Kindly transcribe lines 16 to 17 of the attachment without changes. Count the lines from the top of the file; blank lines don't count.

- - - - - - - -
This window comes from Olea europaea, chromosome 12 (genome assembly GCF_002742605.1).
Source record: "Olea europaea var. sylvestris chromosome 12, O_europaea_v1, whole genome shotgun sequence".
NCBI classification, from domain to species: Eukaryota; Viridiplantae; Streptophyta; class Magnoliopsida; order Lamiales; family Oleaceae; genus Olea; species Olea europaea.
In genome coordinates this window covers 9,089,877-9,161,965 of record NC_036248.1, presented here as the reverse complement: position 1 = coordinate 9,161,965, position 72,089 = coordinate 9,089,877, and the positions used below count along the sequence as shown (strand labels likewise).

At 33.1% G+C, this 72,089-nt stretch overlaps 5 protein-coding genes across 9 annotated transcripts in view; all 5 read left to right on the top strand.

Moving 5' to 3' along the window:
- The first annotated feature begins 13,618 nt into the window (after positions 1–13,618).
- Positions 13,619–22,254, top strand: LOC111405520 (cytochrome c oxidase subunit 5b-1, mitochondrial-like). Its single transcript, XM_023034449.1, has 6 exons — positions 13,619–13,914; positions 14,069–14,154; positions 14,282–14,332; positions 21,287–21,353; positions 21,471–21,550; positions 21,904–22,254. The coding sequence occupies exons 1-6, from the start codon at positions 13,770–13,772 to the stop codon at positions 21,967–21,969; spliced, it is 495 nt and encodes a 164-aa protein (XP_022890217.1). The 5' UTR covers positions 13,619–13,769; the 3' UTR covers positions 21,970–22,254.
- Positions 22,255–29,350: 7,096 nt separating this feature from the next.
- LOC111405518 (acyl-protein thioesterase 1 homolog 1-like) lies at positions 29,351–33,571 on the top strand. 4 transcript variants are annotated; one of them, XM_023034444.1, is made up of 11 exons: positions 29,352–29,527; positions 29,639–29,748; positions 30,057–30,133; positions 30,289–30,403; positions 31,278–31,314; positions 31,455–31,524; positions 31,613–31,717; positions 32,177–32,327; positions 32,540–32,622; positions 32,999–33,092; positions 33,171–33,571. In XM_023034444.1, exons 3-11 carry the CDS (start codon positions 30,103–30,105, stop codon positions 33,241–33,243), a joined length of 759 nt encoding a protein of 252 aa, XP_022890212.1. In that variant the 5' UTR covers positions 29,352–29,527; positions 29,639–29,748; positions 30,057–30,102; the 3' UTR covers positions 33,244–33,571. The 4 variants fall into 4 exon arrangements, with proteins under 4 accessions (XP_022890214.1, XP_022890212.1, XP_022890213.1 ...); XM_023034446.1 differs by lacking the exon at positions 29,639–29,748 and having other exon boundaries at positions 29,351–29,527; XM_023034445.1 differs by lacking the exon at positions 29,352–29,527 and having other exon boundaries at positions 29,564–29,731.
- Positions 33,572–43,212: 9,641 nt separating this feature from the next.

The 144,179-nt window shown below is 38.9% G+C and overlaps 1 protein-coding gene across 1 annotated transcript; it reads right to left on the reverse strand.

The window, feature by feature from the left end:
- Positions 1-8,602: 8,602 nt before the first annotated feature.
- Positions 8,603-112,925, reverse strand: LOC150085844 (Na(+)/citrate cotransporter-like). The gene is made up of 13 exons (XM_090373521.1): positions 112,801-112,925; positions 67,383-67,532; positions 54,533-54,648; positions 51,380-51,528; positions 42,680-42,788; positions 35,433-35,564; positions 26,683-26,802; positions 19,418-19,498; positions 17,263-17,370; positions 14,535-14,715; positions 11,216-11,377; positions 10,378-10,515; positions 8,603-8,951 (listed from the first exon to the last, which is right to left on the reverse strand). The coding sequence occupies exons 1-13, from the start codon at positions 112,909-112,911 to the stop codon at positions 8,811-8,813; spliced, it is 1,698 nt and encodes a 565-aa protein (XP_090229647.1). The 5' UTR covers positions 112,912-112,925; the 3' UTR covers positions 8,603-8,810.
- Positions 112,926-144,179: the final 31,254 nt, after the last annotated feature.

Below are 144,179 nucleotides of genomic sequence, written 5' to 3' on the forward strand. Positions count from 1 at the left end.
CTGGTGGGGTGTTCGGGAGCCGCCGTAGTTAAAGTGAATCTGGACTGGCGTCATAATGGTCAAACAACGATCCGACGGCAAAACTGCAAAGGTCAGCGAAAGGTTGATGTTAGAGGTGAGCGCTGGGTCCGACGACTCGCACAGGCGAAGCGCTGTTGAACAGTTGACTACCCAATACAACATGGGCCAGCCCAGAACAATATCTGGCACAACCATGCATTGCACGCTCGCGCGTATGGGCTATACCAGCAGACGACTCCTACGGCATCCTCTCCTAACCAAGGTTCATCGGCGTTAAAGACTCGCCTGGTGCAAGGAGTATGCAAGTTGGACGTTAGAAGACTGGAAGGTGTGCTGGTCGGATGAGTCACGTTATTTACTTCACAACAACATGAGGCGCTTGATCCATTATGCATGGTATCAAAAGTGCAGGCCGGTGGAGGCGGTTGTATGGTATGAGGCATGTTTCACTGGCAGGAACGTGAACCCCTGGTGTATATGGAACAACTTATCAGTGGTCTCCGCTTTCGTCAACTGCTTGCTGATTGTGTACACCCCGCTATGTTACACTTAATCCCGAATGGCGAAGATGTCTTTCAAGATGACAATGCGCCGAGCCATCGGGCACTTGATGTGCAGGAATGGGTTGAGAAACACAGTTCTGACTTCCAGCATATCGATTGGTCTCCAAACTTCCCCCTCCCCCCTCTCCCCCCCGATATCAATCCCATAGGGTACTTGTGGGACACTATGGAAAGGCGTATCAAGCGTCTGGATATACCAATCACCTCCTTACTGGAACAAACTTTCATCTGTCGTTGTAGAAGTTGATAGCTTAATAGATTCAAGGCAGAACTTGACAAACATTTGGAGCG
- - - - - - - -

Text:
- Positions 112,926-144,179: the final 31,254 nt, after the last annotated feature.

Below are 144,179 nucleotides of genomic sequence, written 5' to 3' on the forward strand. Positions count from 1 at the left end.